Pico-Hydro PDF Print E-mail

What is a Micro Hydro Power Plant? It's a small, as the name says, "micro" power plant which produces electricity through a water stream. It produces 1 kW to 20 kW power, providing 4 to 100 houses with enough electricity for light only. Each house can install about 3 bulbs of 40 to 60 Watt power. The cost per household depends of course very much on the remoteness of the area installed and the material used. But for Humla we can say that the total cost per house for a micro hydro power plant for light is around 30'000 NRs (approx. 400 US$). This is a rough average of the last few installed micro hydro power plants in the Humla region.


As the Humli people belong to the three poorest communities in Nepal, which is itself among the poorest three countries in the world, we have to be aware that we are working together with the most disadvantaged people groups in the world. Here the word "appropriate technology" becomes a real challenge. Technology which is affordable by the local people and can be maintained by the local people is demanded here. Without intensive research, development and especially a love for the people one will hardly come close to a satisfactory result for an "appropriate technology" solution.


With the call to serve these disadvantaged people groups in Humla, RIDS-Nepal wants to participate in the grass root research and development of appropriate technical solutions. Especial attention is given in the production of electricity for light, as smoke in the houses from the burning of "Jharro", the smoky pine wood raisin people burn for light, is one of the major reasons for the wide spread lung and chest diseases, people suffer severely under in Humla.




116What does "Pico Hydro Power" exactly mean? "Pico" means " very very small", thus speaking of an electricity power production of 200 Watt to 5 kW through a water stream. But how many houses can you provide with light with such a small power? Not many if you use traditional light bulbs. That's why we talk about research, development, love and dedication for appropriate and affordable solutions. The Pico Power Plant is small, uses ready available parts and thus is comparably cheap. Transport, installation and maintenance costs are low and the technologies used simple. This all makes it far more appropriate for undeveloped and remote areas such as Humla. That's in short "one side of the coin", the electricity production.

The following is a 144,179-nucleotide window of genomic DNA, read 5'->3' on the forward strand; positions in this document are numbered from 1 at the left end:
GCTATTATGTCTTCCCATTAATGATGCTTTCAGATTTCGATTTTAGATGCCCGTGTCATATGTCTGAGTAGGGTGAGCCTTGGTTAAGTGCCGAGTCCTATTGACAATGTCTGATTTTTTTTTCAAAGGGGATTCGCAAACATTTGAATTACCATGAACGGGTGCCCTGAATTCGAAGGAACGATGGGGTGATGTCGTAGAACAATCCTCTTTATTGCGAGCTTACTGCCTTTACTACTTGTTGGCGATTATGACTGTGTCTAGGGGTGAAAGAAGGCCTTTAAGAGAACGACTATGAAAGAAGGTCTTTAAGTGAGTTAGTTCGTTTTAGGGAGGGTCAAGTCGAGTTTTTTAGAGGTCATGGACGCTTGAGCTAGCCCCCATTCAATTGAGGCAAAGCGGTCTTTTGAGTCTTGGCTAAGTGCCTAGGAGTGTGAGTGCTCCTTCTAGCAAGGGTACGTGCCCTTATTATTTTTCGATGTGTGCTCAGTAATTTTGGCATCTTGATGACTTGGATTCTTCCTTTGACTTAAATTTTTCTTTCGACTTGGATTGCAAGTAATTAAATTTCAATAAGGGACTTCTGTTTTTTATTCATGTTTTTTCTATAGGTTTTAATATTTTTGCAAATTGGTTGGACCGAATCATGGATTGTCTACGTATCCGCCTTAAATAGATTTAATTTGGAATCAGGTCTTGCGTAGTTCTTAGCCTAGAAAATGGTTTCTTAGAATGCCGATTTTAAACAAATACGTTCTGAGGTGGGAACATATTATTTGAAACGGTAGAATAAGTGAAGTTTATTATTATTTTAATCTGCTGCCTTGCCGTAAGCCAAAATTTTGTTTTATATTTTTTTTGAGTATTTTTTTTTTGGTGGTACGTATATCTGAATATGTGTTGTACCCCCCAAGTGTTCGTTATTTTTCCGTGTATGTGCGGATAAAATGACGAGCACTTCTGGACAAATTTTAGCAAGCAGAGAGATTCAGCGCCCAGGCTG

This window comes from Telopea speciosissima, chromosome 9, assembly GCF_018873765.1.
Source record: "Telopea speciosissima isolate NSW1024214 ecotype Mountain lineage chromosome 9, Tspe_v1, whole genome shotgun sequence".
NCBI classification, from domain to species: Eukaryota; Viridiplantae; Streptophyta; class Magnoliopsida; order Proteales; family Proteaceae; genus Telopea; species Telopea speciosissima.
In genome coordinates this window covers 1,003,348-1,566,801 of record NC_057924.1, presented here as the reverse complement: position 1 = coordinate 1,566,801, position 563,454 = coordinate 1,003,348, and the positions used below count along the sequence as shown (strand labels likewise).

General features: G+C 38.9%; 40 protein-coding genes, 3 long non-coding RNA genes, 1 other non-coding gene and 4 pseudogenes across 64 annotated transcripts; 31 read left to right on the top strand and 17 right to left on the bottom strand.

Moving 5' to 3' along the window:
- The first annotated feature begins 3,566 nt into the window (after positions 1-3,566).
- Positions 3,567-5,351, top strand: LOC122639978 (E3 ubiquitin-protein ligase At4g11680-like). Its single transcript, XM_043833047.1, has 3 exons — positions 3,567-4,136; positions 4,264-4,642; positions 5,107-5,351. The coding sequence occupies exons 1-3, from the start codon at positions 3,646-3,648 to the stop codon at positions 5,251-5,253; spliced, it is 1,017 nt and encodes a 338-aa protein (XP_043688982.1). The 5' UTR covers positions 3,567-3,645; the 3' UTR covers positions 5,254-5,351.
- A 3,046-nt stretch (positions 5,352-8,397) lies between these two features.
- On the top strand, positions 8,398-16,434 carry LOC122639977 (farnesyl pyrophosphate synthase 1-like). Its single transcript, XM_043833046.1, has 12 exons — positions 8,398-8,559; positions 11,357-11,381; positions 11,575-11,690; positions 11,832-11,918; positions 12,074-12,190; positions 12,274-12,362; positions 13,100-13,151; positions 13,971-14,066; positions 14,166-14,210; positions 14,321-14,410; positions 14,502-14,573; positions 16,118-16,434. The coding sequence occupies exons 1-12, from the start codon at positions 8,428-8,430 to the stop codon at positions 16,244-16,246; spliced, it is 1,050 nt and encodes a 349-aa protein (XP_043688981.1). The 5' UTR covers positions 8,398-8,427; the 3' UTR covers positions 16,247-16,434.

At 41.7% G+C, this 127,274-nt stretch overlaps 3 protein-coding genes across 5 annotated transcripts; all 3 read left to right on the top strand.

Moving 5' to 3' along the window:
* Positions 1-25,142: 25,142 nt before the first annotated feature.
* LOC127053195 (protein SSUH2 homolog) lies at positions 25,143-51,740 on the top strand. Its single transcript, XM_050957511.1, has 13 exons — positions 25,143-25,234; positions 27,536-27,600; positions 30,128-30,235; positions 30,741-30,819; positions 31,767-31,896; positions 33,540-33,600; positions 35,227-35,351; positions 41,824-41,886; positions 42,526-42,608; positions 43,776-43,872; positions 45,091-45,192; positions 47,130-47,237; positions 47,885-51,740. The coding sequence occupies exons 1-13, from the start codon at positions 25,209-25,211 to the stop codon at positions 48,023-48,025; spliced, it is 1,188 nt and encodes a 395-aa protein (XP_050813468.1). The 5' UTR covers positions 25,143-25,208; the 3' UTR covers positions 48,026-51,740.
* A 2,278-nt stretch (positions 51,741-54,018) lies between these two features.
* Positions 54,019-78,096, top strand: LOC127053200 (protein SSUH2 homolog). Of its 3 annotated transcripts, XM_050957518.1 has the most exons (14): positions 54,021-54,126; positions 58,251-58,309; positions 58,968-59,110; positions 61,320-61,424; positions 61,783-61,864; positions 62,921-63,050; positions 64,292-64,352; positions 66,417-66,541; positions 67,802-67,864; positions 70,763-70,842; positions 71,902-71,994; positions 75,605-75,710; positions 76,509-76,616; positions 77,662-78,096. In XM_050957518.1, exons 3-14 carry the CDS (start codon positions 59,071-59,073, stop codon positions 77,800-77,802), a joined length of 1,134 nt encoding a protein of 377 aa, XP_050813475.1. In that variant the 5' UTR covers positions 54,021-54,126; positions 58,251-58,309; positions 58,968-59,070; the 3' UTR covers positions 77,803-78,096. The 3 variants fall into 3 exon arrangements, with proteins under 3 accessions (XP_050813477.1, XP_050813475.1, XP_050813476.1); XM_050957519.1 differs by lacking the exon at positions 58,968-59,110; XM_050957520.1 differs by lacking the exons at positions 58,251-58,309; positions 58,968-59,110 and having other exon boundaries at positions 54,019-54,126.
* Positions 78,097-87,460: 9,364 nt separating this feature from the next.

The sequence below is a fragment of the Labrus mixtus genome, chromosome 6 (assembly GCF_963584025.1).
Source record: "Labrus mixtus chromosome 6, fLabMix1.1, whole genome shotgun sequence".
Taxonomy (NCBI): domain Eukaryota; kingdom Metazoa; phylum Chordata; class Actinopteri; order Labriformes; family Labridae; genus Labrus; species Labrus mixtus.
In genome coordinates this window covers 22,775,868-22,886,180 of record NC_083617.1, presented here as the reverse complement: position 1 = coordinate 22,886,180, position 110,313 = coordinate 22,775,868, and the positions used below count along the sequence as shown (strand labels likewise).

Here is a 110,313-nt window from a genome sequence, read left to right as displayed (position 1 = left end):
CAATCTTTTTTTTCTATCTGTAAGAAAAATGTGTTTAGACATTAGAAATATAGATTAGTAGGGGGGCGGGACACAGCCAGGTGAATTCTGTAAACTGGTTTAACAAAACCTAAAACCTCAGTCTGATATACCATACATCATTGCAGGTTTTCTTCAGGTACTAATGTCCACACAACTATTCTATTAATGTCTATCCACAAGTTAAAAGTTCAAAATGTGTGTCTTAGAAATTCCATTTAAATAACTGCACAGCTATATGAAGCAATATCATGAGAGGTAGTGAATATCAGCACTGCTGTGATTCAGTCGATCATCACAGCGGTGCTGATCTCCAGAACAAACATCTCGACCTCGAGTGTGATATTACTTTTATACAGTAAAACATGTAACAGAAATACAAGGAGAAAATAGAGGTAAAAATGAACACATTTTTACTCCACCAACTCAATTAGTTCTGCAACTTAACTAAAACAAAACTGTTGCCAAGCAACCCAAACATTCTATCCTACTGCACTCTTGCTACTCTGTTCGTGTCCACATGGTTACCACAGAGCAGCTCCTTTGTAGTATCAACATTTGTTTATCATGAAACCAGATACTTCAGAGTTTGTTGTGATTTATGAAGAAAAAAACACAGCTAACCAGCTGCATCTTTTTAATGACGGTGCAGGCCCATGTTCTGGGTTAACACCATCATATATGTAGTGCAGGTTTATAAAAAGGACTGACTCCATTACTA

The "other side of the coin" are the lights. With so little power we have to have very low power consuming lights, in order to provide many houses with light, so that the cost per household drops. In conjunction with the University of Calgary in Canada RIDS-Nepal produced the first WLED (White Light Emission Diodes) lights. LEDs are not a very new technology, they have been around since many years (you find them in your PC, radio, stereo etc.). But the white LEDs are rather new, only since about the mid 90's has this technology been developed. The LEDs are known to consume very little power, 0.1 Watt and less per piece (there are different varieties). The same is applicable for the white LEDs, the WLEDs. Thus a light (as pictured) with a cluster of 9 WLEDs consumes just 0.8 Watt. Thus how many lights can be provided by a 150 Watt Pico Power Plant?